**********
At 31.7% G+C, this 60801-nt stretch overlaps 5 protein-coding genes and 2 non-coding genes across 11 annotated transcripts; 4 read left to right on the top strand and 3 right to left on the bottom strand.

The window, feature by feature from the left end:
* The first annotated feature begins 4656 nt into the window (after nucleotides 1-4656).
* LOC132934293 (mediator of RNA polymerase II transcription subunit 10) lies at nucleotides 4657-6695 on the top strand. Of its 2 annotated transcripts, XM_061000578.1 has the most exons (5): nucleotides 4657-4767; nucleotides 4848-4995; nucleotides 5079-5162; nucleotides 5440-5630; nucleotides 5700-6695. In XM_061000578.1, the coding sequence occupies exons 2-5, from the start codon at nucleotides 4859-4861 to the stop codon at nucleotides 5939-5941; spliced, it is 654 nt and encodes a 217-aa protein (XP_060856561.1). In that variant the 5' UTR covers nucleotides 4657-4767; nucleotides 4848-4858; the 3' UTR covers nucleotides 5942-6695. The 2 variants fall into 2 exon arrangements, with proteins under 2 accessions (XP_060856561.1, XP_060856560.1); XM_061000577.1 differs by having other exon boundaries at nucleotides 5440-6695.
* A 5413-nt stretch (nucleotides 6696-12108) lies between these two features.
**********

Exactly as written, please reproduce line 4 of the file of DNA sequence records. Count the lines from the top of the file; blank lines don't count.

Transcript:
* LOC132934293 (mediator of RNA polymerase II transcription subunit 10) lies at nucleotides 4657-6695 on the top strand. Of its 2 annotated transcripts, XM_061000578.1 has the most exons (5): nucleotides 4657-4767; nucleotides 4848-4995; nucleotides 5079-5162; nucleotides 5440-5630; nucleotides 5700-6695. In XM_061000578.1, the coding sequence occupies exons 2-5, from the start codon at nucleotides 4859-4861 to the stop codon at nucleotides 5939-5941; spliced, it is 654 nt and encodes a 217-aa protein (XP_060856561.1). In that variant the 5' UTR covers nucleotides 4657-4767; nucleotides 4848-4858; the 3' UTR covers nucleotides 5942-6695. The 2 variants fall into 2 exon arrangements, with proteins under 2 accessions (XP_060856561.1, XP_060856560.1); XM_061000577.1 differs by having other exon boundaries at nucleotides 5440-6695.